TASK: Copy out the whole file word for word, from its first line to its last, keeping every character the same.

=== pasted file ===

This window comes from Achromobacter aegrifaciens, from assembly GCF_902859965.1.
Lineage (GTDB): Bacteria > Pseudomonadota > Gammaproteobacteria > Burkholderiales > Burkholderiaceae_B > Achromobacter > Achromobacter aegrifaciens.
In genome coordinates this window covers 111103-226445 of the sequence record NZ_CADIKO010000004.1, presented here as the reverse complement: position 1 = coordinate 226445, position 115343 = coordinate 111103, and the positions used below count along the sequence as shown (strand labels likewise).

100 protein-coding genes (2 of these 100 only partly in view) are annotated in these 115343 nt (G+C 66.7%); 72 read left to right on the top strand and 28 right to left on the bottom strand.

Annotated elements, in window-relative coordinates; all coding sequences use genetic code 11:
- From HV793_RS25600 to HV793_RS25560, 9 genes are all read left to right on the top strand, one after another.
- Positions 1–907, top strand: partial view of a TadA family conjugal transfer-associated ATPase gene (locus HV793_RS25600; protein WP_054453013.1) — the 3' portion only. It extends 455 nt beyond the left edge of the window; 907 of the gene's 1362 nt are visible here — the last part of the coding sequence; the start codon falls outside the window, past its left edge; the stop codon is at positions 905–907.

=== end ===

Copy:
This window comes from Achromobacter aegrifaciens, from assembly GCF_902859965.1.
Lineage (GTDB): Bacteria > Pseudomonadota > Gammaproteobacteria > Burkholderiales > Burkholderiaceae_B > Achromobacter > Achromobacter aegrifaciens.
In genome coordinates this window covers 111103-226445 of the sequence record NZ_CADIKO010000004.1, presented here as the reverse complement: position 1 = coordinate 226445, position 115343 = coordinate 111103, and the positions used below count along the sequence as shown (strand labels likewise).

100 protein-coding genes (2 of these 100 only partly in view) are annotated in these 115343 nt (G+C 66.7%); 72 read left to right on the top strand and 28 right to left on the bottom strand.

Annotated elements, in window-relative coordinates; all coding sequences use genetic code 11:
- From HV793_RS25600 to HV793_RS25560, 9 genes are all read left to right on the top strand, one after another.
- Positions 1–907, top strand: partial view of a TadA family conjugal transfer-associated ATPase gene (locus HV793_RS25600; protein WP_054453013.1) — the 3' portion only. It extends 455 nt beyond the left edge of the window; 907 of the gene's 1362 nt are visible here — the last part of the coding sequence; the start codon falls outside the window, past its left edge; the stop codon is at positions 905–907.